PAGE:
What exactly is Scrum? And how does the methodology work?

You’d be hard-pressed to find an experienced professional who’s never heard of Scrum, a project-management framework created as part of the Manifesto for Agile Software Development in 2001 and popularized by software developers. But in 2021, you don’t need to build software to use Scrum — or even to work in tech.

“Scrum is being used by all kinds of companies: financial, retail, transportation, energy, pharmaceutical, and more. It may be used on its own at the team level or as part of a scaling method,” said organizational coach and consultant Allison Pollard. “As a lightweight framework that helps teams address complex problems, Scrum has become popular because of its simplicity. The two most urgent reasons for adopting agile methods like Scrum are the speed and flexibility required by working environments that continue to be both unpredictable and volatile.”

Dave Nilsson, founder and director of The Converted Click, a London-based search-engine-optimization company, swears by it.

“Although originally conceived for software developers, Scrum is becoming popular with forward-thinking marketing agencies like ourselves,” he said. “Scrum complements our agile marketing, in which we structure our team to allow us to think on our feet and pivot quickly as circumstances change. We use Scrum as a framework to encourage transparency and adaptability and free each team member to excel in their work.”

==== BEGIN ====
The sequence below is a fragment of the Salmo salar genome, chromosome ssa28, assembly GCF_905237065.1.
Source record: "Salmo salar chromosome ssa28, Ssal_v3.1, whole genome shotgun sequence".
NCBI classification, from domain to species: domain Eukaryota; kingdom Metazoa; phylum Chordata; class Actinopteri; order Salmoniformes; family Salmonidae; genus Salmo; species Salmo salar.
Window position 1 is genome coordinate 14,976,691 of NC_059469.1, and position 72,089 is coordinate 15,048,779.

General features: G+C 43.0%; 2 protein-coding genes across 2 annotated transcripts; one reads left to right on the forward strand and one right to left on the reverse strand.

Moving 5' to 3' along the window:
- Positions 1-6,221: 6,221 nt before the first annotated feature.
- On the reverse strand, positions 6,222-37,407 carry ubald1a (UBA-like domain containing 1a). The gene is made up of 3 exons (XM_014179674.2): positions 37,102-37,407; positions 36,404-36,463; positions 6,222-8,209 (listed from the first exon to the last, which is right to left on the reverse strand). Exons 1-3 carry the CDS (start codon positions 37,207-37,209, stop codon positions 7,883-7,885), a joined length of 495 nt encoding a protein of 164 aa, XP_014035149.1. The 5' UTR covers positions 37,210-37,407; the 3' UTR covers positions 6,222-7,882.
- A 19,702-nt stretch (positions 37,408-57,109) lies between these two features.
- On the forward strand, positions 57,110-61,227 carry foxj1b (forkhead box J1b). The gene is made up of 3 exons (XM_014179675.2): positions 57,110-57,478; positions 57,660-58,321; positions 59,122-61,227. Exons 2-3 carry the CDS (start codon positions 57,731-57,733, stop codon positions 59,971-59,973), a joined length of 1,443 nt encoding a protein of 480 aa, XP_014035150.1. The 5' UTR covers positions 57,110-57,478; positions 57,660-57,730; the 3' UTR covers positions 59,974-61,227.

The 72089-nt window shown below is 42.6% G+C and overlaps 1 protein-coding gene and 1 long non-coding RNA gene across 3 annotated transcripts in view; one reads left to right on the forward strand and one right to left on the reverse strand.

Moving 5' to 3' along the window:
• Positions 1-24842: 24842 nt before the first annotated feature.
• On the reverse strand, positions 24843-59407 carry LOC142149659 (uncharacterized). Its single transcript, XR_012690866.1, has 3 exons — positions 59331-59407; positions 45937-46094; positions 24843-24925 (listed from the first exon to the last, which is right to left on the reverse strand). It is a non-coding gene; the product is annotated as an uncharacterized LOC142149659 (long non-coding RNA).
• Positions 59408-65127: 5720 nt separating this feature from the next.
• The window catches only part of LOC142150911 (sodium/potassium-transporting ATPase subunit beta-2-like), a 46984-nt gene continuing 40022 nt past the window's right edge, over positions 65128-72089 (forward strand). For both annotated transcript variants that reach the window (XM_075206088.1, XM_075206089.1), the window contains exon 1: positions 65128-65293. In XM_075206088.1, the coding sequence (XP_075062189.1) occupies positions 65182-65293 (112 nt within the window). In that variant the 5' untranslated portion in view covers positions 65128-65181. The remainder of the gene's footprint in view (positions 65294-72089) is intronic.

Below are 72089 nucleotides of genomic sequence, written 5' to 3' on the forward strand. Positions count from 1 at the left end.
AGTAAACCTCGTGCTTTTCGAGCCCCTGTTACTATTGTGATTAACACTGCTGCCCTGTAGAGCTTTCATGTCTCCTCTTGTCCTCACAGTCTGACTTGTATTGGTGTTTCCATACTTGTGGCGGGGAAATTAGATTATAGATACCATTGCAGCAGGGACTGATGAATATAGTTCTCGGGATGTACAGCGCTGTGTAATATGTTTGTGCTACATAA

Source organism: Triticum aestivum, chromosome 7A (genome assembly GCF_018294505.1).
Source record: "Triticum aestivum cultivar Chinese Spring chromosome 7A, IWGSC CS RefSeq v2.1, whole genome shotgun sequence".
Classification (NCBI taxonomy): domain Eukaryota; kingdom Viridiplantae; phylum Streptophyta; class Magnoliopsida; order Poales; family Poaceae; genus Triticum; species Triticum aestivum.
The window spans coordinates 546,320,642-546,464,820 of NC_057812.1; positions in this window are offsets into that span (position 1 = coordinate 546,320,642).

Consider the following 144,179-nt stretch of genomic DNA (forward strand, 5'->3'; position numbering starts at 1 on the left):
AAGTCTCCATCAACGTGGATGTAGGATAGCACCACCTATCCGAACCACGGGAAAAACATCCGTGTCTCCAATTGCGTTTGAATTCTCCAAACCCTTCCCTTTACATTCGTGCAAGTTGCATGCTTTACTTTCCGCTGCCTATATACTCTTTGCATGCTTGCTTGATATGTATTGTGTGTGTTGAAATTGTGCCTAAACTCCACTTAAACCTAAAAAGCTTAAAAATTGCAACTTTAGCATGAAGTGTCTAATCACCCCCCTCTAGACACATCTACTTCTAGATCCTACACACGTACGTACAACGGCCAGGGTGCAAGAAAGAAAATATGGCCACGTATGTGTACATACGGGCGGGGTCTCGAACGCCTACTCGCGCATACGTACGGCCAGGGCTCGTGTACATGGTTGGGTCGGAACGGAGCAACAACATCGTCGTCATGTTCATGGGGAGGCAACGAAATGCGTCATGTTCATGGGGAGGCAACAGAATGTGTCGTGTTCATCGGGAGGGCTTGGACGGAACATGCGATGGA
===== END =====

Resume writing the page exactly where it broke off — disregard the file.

Sounds great, but successfully implementing Scrum is easy to mess up, even for a seasoned project manager.

Here’s how to make the most of Scrum.

What makes Scrum more relevant than ever 

Scrum was created in 1993 by software developer Jeff Sutherland. At that point, it was more than a method; it was a philosophy based on holistic principles.

The core of Scrum are the sprints, periods with clear time limits when a team works to complete target deliverables. This method encourages teams to prioritize tasks that bring real value, and is suited to quickly changing and unpredictable environments. It also helps define clear expectations for management and team members and provides a foundation for real-time visibility and decision-making.

“Scrum is popular because it produces finished products in regular, brief intervals,” said Janis von Bleichert, computer scientist and founder and CTO of EXPERTE.com, which provides software and tech tools for small businesses. “Since, by definition, a sprint should never last longer than 30 days, Scrum can demonstrate its value in a relatively short period of time. Using Scrum enables teams and organizations to focus on value.

Pollard said it’s great for management to address changing circumstances.

“Progress is viewed from a business perspective, and teams can be redirected when needed to ensure they work on the most valuable thing,” Pollard said.